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February 27, 2015

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Safety Management

Legal. Moral. Financial: Managing health and safety

At some point in our career we will all have heard that the three key reasons for managing health and safety in our organisation are: legal, moral and financial.

By Rhaynukaa Soni

I will not go on to describe how these three elements break down because in essence this is a NEBOSH module or IOSH session. However, I do want to look at whether businesses still manage health and safety on those three principles because I for one don’t believe we do.

All too often I hear people saying their risk assessments and method statements (RAMS) are a necessary safety net, which will save them from going to prison in case something goes wrong. Besides this being fundamentally wrong, it clearly indicates that one of the most important documents is being produced to provide a legal defense and not because it will help people understand how to carry out a task or because it is considered the right thing to do.

As an aside, I do have to concede that RAMS have become an almost unrecognisable beast. A RAMS document should be able to tell anyone starting a task what the task is, and how to carry it out safely, as well as detailing the significant risks and what control measures are in place to mitigate against these. However, increasingly this document has grown into a ‘War and Peace’ style book, which inevitably is neither easy to produce nor easy to read.

Each set of RAMS now contains a COSHH assessment for each item and though a similar task may be carried out simultaneously, it is deemed necessary to brief operatives again and again on the same material. Similarly, each document contains details of the local hospital, emergency contacts, manual handling assessments – the list is almost endless!

I should state at this point that all of those items are extremely important and should be briefed to all relevant parties if it forms part of their job role. However, by briefing them continually on the same items every time a new RAMS is produced unsurprisingly leads to operatives switching off – thus rendering the whole exercise pointless. Yet it is done, time and time again, because somewhat misguidedly a myth has become the accepted norm – if operatives are thoroughly briefed, in case of an incident, legally you will be covered.

Rather than repeatedly briefing the same material under the guise of ensuring compliance we should focus on better quality briefings. The old adage is still true ‘quality over quantity’ and this is the principle that we need to return to when looking at any type of briefing. Colleagues I have spoken to over the years, as well as my own experience, have all too often stated that when asked about a particular RAMS or briefing, operatives quite often aren’t able to recall the content. They have switched off and simply sit there on autopilot, sign the sheet and then get to work.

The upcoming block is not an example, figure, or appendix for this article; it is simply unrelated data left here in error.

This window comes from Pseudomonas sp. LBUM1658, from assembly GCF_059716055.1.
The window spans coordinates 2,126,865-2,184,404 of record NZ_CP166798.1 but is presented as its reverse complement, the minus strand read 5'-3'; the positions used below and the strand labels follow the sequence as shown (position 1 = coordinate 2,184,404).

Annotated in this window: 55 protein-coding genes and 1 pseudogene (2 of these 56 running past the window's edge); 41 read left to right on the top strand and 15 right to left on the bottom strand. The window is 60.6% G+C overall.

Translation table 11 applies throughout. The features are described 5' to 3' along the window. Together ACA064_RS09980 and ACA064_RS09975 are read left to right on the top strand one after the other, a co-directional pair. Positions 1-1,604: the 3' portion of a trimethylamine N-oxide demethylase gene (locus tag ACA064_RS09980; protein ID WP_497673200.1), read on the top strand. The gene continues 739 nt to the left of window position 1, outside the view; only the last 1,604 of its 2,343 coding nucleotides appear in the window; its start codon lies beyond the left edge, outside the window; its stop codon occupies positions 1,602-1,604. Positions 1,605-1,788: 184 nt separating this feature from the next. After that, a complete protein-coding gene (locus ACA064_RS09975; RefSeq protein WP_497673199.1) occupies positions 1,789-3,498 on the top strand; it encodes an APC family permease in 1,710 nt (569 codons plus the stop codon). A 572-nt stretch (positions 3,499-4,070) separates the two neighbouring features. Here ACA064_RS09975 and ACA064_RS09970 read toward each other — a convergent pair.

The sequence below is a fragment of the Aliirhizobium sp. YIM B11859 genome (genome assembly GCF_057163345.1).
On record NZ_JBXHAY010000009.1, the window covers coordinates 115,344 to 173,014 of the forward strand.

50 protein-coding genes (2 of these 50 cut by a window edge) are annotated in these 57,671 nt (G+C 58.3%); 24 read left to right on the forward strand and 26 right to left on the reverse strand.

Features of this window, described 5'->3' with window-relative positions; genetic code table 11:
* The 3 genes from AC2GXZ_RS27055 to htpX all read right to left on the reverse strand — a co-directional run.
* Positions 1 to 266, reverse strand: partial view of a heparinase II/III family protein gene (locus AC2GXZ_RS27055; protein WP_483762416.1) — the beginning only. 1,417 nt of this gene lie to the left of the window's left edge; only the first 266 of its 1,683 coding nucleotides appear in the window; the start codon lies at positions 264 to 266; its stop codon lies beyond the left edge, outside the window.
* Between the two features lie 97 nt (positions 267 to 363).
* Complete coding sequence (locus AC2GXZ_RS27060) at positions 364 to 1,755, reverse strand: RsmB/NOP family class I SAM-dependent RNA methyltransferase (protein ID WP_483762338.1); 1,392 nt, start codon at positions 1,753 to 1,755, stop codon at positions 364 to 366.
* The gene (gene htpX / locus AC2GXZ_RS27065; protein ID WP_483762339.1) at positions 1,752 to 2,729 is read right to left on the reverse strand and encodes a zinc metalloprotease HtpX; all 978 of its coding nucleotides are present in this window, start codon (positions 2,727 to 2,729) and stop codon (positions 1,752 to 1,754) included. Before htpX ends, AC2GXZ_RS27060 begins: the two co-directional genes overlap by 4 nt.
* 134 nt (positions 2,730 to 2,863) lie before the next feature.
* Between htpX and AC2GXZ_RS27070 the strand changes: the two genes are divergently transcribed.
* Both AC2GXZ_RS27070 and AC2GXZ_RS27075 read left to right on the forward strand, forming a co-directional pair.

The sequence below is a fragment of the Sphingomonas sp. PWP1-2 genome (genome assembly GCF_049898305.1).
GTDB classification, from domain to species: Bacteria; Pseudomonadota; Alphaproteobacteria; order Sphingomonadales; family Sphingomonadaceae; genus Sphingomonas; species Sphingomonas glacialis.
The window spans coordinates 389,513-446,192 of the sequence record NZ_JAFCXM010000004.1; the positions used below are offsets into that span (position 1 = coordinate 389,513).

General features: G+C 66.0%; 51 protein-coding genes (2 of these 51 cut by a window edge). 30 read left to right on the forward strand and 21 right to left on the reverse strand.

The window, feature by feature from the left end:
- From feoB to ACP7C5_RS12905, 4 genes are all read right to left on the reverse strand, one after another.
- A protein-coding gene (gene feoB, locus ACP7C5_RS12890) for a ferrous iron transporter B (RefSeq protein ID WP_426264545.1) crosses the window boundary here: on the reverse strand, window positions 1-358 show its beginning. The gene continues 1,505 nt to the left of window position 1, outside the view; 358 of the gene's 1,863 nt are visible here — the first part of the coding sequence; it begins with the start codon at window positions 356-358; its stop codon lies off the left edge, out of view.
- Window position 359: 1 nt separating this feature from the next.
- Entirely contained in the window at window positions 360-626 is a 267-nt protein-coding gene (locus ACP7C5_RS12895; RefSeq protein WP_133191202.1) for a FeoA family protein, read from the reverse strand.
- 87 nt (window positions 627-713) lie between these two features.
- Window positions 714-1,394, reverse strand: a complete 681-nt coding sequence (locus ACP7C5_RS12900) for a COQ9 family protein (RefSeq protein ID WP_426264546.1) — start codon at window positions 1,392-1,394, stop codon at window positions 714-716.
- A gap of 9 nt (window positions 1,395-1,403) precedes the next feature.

But ensuring that each piece of paper has been briefed to the operative does not mean that the level of instruction, information, supervision and training provided is suitable and sufficient.

Some organisations have started to introduce a test at the end of their briefing to be able to record, and demonstrate if required, an understanding of what has been briefed. Given the multilingual work force we now boast in construction this is a great mechanism for the business to understand they are able to get their message across correctly. Unfortunately though as the programme is quite often a priority, anything that adds to the length of a briefing is not welcome and therefore many are either ignoring the test or have set it so that no one can actually fail – again rendering this a pointless exercise.

This all ties back to my original point of why we are managing safety. Whereas in the past the aim of the safety department was to ensure everyone was working safely and collaborating with other teams to find more efficient and innovative ways to work, now a lot of what the safety department does is ensure compliance in the event of an incident. This gives rise to knee jerk corrective actions, which often don’t address the root cause of the issue.

The current trend in safety, across a number of organisations, is to focus on behavioural-based safety and safety culture. However, it is not possible to create a positive culture or promote positive behaviours if we still insist on carrying out briefings of documents that may contain over 50 pages, but with little relevant content. We need to understand the fundamental foundation of behavioural safety is human nature and human behavior. If we can start managing health and safety for the right reasons only then can we start to convince the rest of the workforce to follow suit.

Rhaynukaa Soni CMIOSH is SHEQ Manager at JP Dunn Construction 

All views are the authors own and do not reflect in any way the views of her employer.

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Rozanne Griffiths
Rozanne Griffiths
2 years ago

I found this article highly informative and enlightening. The contributor, Mr R Soni of JP Construction makes an excellent point.